These days, it’s relatively common for me to get myself in conversations about the ‘effectiveness’ of nonviolence. The discussion usually goes something like this:
Someone: “Look, I like the idea of nonviolence, but in the same kind of way that university students like the idea of Communism: it’s nice on paper, I guess, but it just doesn’t work in the real world.”
Me: “Right. So we’re talking about whether or not nonviolence can be an effective strategy, yeah?”
Someone: “Correct. It might be fine in certain situations, but it’s just not going to work in the face of full-blown evil.”
Me: “Leaving off for a moment a couple of points that could be challenged from what you’ve just said, you might be surprised to learn that nonviolent movements have, historically, proven to be more ‘successful’ than violent ones.”
Someone: “Right. So what you’re saying is that you’re going to fly over to Iraq to have a cup of tea and biscuits and ‘discuss’ options with I.S.? Good luck with that! With the reality of I.S., or Boko Haram—or Hitler and the Nazis—we’re dealing with pure evil. That kind of evil cannot be reasoned with, and it won’t be stopped by everyone sitting around singing Kumbaya! There’s only one language that these monsters understand, and it’s one that’s communicated through the barrel of a gun.”
…and so on and so forth.
Now, there are a number of intertwined issues in this discussion. There’s the dehumanisation of the enemy (using terms like ‘monsters’, ‘savages’, ‘pure evil’, and the like), which, of course, is a very helpful way of assuaging guilt. The thought of ‘exterminating brutes’ is much easier to accept than killing fellow human beings, and it’s why the official vocabulary of war is so full of euphemism. There is also, of course, the core issue of effectiveness (in terms of clear ‘results’), which has been shown a number of times to, quite clearly, favour nonviolent movements (despite common belief, and in all sorts of contexts—including overthrowing violent dictators.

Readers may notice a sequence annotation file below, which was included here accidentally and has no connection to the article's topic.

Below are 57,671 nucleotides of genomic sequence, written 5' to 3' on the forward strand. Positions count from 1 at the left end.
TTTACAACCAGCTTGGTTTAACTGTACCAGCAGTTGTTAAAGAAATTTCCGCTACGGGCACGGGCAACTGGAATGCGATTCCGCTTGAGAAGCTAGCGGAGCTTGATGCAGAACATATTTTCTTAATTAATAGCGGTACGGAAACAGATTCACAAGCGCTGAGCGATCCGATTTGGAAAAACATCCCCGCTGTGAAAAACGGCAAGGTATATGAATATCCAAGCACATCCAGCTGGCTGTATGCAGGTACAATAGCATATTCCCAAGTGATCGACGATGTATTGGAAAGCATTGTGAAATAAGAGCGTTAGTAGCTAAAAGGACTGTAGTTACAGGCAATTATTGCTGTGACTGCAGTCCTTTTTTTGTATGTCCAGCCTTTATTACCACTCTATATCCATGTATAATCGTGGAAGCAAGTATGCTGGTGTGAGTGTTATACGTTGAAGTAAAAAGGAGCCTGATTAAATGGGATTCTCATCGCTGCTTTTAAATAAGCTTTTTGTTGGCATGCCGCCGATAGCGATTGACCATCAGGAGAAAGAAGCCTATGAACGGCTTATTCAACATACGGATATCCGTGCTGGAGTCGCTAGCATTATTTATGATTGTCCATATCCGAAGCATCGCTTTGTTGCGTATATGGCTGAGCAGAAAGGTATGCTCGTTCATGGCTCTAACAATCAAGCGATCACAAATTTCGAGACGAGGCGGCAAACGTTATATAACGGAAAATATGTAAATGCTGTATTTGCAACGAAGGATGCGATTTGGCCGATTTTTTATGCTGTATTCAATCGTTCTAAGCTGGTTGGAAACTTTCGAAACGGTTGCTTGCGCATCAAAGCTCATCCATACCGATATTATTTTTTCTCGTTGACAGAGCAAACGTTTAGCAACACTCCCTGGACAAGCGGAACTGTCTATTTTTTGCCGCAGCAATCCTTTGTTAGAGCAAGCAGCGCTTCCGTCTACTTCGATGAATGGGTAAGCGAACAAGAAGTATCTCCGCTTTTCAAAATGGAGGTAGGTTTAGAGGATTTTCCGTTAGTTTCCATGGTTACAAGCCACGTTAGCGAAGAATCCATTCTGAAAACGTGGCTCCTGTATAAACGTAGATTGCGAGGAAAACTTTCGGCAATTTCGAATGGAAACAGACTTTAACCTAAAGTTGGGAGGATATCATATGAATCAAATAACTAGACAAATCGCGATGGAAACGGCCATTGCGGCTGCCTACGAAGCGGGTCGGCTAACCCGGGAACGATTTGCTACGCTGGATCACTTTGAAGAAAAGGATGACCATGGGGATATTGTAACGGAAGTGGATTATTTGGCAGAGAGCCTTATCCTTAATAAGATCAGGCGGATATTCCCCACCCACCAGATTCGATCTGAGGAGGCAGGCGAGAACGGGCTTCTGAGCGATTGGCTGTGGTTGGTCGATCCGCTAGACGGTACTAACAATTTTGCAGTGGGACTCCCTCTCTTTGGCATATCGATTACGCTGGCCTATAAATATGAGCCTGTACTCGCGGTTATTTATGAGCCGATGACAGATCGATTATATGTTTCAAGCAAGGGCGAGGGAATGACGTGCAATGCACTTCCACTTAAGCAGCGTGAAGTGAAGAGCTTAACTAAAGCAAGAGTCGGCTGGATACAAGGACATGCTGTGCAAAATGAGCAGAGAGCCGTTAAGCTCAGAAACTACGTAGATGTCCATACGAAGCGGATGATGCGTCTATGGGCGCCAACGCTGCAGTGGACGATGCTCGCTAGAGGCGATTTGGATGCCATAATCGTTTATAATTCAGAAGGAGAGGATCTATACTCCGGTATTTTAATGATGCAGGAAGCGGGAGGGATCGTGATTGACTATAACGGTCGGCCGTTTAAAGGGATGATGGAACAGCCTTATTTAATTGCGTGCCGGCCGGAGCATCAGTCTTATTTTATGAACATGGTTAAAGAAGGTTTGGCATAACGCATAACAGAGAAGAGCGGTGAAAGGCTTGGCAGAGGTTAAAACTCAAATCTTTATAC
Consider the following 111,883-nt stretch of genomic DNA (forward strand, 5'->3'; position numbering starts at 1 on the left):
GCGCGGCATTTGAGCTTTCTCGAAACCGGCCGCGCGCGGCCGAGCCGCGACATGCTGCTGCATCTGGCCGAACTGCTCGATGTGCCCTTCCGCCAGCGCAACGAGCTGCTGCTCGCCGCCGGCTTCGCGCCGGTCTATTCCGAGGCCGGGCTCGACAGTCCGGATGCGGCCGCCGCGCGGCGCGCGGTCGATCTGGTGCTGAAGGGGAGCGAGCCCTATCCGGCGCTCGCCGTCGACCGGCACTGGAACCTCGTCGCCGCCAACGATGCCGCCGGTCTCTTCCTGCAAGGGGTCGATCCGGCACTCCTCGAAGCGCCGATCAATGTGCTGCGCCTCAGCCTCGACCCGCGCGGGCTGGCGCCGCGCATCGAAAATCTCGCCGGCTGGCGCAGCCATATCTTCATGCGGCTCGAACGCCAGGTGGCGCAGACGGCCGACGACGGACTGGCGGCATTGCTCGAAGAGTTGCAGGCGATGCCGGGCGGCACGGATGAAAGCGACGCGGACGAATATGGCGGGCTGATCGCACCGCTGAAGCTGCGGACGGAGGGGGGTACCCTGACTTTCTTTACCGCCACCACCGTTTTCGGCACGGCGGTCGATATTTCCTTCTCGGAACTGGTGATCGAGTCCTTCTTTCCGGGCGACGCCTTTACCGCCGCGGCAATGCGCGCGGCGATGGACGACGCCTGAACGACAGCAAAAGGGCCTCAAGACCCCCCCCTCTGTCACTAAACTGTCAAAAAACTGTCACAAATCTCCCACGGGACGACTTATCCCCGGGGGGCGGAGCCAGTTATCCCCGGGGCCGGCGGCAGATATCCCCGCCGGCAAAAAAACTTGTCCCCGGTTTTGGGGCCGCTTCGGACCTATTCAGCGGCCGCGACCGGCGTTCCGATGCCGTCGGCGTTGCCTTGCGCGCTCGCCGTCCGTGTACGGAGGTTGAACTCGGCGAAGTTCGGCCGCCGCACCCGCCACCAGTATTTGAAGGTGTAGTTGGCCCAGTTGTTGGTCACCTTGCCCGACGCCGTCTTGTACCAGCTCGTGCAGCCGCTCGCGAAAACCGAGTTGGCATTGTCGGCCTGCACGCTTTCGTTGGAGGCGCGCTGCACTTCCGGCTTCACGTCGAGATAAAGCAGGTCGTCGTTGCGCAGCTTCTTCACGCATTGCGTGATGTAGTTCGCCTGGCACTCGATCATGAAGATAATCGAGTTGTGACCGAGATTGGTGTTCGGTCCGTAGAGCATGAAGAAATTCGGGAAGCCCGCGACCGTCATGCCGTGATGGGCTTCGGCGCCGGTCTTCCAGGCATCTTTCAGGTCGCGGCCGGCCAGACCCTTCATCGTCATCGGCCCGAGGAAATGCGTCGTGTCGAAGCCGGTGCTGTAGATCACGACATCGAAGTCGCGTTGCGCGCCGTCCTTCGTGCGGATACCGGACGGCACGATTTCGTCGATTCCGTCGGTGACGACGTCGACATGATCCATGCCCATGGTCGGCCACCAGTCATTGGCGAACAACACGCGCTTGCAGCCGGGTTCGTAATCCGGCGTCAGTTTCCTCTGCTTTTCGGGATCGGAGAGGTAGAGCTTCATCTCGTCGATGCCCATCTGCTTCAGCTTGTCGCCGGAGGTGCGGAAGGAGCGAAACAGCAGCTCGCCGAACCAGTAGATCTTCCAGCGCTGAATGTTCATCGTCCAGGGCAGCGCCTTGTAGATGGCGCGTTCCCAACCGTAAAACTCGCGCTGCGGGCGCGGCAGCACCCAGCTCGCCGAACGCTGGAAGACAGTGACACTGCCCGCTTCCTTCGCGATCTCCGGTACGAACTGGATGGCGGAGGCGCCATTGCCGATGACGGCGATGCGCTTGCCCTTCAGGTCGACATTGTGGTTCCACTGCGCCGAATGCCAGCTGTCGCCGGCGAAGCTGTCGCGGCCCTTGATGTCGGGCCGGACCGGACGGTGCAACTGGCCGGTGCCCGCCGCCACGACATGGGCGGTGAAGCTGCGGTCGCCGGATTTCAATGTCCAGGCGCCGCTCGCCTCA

But I think there’s actually a more foundational issue which needs to be clarified:
There seems to be a common belief that violence can be defeated by violence—violence of a different kind, perhaps (if you want to make that argument), but violence nonetheless (…the ongoing popularity of the myth of redemptive violence is here ‘Exhibit A’). Once it has reached the point where there is ‘no other option’, so the argument goes, violence is required in order to overcome the evil that is being (perhaps reluctantly) opposed, and to restore equilibrium.
The problem with this is that violence never defeats violence. Ever.
It can pause it, I guess, or suppress it (for a time), or deflect it or squish and squash or bend it, but violence can never fully ‘defeat’ violence.
Violence, rather, begets further violence—often in new and innovative forms, to be sure, but reliably nonetheless.
Violence, it seems to me, has a kind of energy to it, which ricochets its way through the pages of history. Energy, as the saying goes, never really dies, it simply changes its form. In the same way, the energy of violence is not defeated by further violence, but is simply changed and channeled into new forms.